Oct. 5 2011 12:00 AM

MSU alum Timothy Zahn fills in missing chapters in the ‘Star Wars’ saga


New York Times best-selling novelist Timothy Zahn does
not take any credit for reviving the “Star Wars” franchise with his
1991 novel, “Heir to the Empire,” the first in a line of novels based
on auteur George Lucas’ iconic space opera franchise

“I had no idea it would be that successful: No one did,”
said Zahn, 59, a 1973 Michigan State University alumnus who lives in
Oregon. “The storyline was decent; fans did like it. But the books sold
not because of my name, but because it was ‘Star Wars.’ It was a risky
venture. In 1991, no one knew if anyone even cared about ‘Star Wars.’
The interest was still out there, but there was really nothing new.
People say I revived ‘Star Wars.’ Not true. I just stuck a fork in the
pie crust to see if any steam would come out — and it did. I prefer to
say that I tapped into something already there. I take no credit for
restarting it.”

Last month, Random House published a 20th anniversary
edition of “Heir” — the first in what is called “The Thrawn Trilogy.”
Zahn called it a “director’s cut version" of the novel, complete with
more than 200 annotations; an introduction by himself; a foreword by
Howard Roffman, president of Lucas Licensing, a subsidiary of
Lucasfilm; an afterward by Betsy Mitchell,
vice-president/editor-in-chief of Del Rey Books, a division of Random
House that publishes “Star Wars” novels; and Zahn’s novella, “Crisis of
Faith,” which features Grand Admiral Thrawn, the villain Zahn created
that has become one of the most popular non-movie characters in the

In addition, Zahn’s latest “Star Wars” novel, “Choices of One,” was recently released. This is his ninth “Star Wars” novel.

“I drifted away from ‘Star Wars’ with a couple of other
projects," Zahn explained. "It seemed that it might be time to do
something ‘Star Wars’ again, so I had my agent contact Shelly Shapiro
(editor of the ‘Star Wars’ books).”

“Unbeknownst to me at this same time, they were thinking
about of looking at the 20th anniversary of ‘Heir to the Empire’ and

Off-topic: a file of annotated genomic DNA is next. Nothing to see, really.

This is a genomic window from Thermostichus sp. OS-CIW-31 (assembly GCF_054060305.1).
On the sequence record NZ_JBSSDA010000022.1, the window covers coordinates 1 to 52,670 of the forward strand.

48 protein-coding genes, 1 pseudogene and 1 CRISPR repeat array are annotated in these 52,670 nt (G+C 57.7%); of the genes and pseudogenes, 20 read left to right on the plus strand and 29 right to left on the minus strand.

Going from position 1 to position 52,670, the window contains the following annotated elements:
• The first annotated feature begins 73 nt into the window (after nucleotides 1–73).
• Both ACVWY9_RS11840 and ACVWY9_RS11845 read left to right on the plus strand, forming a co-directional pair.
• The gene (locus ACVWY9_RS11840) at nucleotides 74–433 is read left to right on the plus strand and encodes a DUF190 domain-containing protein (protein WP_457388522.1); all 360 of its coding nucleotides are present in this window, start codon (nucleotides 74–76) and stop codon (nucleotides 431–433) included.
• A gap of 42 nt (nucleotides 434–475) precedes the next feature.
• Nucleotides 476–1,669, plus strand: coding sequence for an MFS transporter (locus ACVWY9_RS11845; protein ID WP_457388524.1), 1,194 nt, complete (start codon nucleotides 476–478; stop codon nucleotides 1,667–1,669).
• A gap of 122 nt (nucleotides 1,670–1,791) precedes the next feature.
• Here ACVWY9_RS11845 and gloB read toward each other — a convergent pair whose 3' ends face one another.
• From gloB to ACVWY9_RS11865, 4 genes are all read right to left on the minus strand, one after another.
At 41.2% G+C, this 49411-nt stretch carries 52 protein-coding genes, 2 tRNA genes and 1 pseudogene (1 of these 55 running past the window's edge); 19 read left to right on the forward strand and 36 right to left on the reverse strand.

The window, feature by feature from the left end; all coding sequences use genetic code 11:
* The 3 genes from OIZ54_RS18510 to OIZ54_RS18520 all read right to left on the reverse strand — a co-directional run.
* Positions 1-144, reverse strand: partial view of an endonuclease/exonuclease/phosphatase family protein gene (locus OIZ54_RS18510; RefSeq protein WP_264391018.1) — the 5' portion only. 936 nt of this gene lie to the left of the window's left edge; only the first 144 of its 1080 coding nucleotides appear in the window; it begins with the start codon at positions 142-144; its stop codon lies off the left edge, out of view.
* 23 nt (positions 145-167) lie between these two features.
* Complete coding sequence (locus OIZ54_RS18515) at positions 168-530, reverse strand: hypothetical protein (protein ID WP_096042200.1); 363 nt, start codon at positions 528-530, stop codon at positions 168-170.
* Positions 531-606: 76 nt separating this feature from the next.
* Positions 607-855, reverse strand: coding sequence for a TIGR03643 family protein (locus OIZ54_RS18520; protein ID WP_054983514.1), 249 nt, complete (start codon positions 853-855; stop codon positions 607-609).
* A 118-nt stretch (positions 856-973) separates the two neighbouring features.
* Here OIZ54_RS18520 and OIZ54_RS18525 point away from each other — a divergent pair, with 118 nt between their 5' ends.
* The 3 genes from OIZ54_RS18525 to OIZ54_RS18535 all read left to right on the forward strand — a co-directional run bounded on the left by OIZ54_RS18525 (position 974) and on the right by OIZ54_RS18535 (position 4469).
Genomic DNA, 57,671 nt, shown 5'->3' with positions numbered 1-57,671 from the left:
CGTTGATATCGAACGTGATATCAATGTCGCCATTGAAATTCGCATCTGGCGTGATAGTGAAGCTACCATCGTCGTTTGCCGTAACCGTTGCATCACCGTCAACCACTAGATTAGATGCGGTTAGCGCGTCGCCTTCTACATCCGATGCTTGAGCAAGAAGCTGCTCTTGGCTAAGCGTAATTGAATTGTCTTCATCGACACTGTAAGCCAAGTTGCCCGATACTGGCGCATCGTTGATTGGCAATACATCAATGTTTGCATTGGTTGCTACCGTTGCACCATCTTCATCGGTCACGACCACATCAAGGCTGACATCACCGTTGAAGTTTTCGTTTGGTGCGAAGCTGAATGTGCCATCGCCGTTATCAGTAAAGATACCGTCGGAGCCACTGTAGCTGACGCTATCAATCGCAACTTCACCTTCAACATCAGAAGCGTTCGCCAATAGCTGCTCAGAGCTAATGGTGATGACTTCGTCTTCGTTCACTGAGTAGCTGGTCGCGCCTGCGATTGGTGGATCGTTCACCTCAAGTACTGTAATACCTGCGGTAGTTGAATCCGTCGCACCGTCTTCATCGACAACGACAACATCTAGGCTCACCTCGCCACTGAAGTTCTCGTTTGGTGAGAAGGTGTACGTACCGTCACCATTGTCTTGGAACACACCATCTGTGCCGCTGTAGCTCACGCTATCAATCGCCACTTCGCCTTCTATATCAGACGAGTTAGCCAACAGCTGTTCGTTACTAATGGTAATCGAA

thinking maybe it’d be a good idea for me to do a new book for that
same year. We came to a meeting of the minds. I proposed ‘Choices of
One.’ They accepted it, and I went ahead and wrote it.”

“Choices” features Thrawn and Mara Jade, another popular
non-movie character Zahn created. It occurs between 1977’s “Star Wars:
A New Hope” — the first movie in “Star Wars” franchise that introduced
Luke, Han Solo, Princess Leia, and Darth Vader into the pop culture
consciousness — and 1980’s “The Empire Strikes Back.” Of the main “Star
Wars” characters, Han Solo (portrayed by Harrison Ford in the original
movies) is the central character in “Choices.”

“(This) area hasn’t been explored nearly as much as some
other eras,” said Zahn. “Trying to do anything past ‘Return of the
Jedi’ (the final film in the original trilogy before the prequels began
with 1999’s “Star Wars: Episode I — The Phantom Menace”), you’re likely
to run into other authors writing at the same time and with the danger
of stepping on each other’s toes without knowing it.

“Also, this era is a fun one to write in: You’ve got the
Empire at the height of its power; Vader running around, being a
nuisance to the Rebellion; Han still not committing himself; Leia as
strong and stolid as usual; Luke still struggling with the whole
question of what it is to be a Jedi; and Mara Jade running around as
the Emperor’s Hand. There are just a lot of interesting things you can
do here. (‘Empire’) is my favorite of the six movies anyway. Putting
something around that era is a fun thing to do.”

Zahn prefers the original trilogy compared to the prequels.  

“I think the chemistry between actors and characters
works somewhat better. It would’ve been nice to see a developing
relationship between Obi Wan and Qui-Gon Jinn but we didn’t have time
for that. We have three movies for Han, Luke and Leia to grow and to
change and to build relationships. We’ve got only two for Anakin and
Padme because in the first one, there really isn’t much of a
relationship there. For me, the chemistry isn’t there (in the prequels)
in the same amount.”

When asked what gives his “Star Wars” novels such staying power, Zahn humbly said he has no idea.

“I do the best I can and just hope I’ve resonated with
the readers,” Zahn said. “It’s always surprising to me when I get
something right. As a writer, I don’t know if I finished a book if it’s
any good. I don’t know how the reader will relate.

“To have Mara hit such a sympathetic note with so many
readers is awesome to me. You always hope for that but you never really
expect it, so you’re always kind of surprised when it happens — very
pleasantly surprised, but still comes as something of a surprise.”

It’s made for an exciting 20 years, Zahn said.

“No one knew whether there were still ‘Star Wars’ fans
out there back in 1991. ‘Star Wars’ fandom is alive, well, kicking, and
stronger than ever. It’s a great deal of fun and an honor to be part of